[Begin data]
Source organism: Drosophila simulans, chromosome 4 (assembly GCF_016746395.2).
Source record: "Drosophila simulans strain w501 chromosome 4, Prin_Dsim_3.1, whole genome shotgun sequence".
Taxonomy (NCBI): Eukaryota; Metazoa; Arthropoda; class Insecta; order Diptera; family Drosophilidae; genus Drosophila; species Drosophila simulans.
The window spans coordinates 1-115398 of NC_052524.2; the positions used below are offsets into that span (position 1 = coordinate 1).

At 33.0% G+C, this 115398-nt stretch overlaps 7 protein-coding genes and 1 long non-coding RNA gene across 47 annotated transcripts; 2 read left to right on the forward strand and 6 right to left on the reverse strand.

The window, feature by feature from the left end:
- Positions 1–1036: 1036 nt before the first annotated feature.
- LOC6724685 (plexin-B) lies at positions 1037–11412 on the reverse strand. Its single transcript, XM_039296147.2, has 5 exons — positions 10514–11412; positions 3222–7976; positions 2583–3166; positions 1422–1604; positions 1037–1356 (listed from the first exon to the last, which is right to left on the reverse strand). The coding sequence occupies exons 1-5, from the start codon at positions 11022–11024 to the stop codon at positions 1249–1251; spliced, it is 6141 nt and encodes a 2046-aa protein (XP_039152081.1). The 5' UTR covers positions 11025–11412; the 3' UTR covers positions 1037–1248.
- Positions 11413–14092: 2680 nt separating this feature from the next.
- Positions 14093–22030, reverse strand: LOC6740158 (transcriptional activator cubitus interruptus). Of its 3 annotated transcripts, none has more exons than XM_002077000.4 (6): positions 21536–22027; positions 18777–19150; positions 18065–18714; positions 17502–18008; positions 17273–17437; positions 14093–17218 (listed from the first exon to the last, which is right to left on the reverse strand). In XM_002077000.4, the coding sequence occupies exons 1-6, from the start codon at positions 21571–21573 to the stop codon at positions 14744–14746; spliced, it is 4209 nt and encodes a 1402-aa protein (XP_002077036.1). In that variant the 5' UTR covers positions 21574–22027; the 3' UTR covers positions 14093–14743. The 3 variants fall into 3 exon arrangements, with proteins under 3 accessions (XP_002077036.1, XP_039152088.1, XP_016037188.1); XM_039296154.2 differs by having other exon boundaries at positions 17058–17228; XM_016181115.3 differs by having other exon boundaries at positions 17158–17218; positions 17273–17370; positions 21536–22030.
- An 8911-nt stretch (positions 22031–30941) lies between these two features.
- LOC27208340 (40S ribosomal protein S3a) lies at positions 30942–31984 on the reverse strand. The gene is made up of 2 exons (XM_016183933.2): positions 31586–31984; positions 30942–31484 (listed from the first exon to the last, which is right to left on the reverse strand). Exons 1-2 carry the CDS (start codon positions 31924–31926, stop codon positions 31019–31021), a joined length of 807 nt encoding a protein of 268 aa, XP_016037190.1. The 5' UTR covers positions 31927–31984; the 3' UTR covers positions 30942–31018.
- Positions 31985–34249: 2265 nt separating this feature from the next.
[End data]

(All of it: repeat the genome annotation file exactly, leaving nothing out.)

Source organism: Drosophila simulans, chromosome 4 (assembly GCF_016746395.2).
Source record: "Drosophila simulans strain w501 chromosome 4, Prin_Dsim_3.1, whole genome shotgun sequence".
Taxonomy (NCBI): Eukaryota; Metazoa; Arthropoda; class Insecta; order Diptera; family Drosophilidae; genus Drosophila; species Drosophila simulans.
The window spans coordinates 1-115398 of NC_052524.2; the positions used below are offsets into that span (position 1 = coordinate 1).

At 33.0% G+C, this 115398-nt stretch overlaps 7 protein-coding genes and 1 long non-coding RNA gene across 47 annotated transcripts; 2 read left to right on the forward strand and 6 right to left on the reverse strand.

The window, feature by feature from the left end:
- Positions 1–1036: 1036 nt before the first annotated feature.
- LOC6724685 (plexin-B) lies at positions 1037–11412 on the reverse strand. Its single transcript, XM_039296147.2, has 5 exons — positions 10514–11412; positions 3222–7976; positions 2583–3166; positions 1422–1604; positions 1037–1356 (listed from the first exon to the last, which is right to left on the reverse strand). The coding sequence occupies exons 1-5, from the start codon at positions 11022–11024 to the stop codon at positions 1249–1251; spliced, it is 6141 nt and encodes a 2046-aa protein (XP_039152081.1). The 5' UTR covers positions 11025–11412; the 3' UTR covers positions 1037–1248.
- Positions 11413–14092: 2680 nt separating this feature from the next.
- Positions 14093–22030, reverse strand: LOC6740158 (transcriptional activator cubitus interruptus). Of its 3 annotated transcripts, none has more exons than XM_002077000.4 (6): positions 21536–22027; positions 18777–19150; positions 18065–18714; positions 17502–18008; positions 17273–17437; positions 14093–17218 (listed from the first exon to the last, which is right to left on the reverse strand). In XM_002077000.4, the coding sequence occupies exons 1-6, from the start codon at positions 21571–21573 to the stop codon at positions 14744–14746; spliced, it is 4209 nt and encodes a 1402-aa protein (XP_002077036.1). In that variant the 5' UTR covers positions 21574–22027; the 3' UTR covers positions 14093–14743. The 3 variants fall into 3 exon arrangements, with proteins under 3 accessions (XP_002077036.1, XP_039152088.1, XP_016037188.1); XM_039296154.2 differs by having other exon boundaries at positions 17058–17228; XM_016181115.3 differs by having other exon boundaries at positions 17158–17218; positions 17273–17370; positions 21536–22030.
- An 8911-nt stretch (positions 22031–30941) lies between these two features.
- LOC27208340 (40S ribosomal protein S3a) lies at positions 30942–31984 on the reverse strand. The gene is made up of 2 exons (XM_016183933.2): positions 31586–31984; positions 30942–31484 (listed from the first exon to the last, which is right to left on the reverse strand). Exons 1-2 carry the CDS (start codon positions 31924–31926, stop codon positions 31019–31021), a joined length of 807 nt encoding a protein of 268 aa, XP_016037190.1. The 5' UTR covers positions 31927–31984; the 3' UTR covers positions 30942–31018.
- Positions 31985–34249: 2265 nt separating this feature from the next.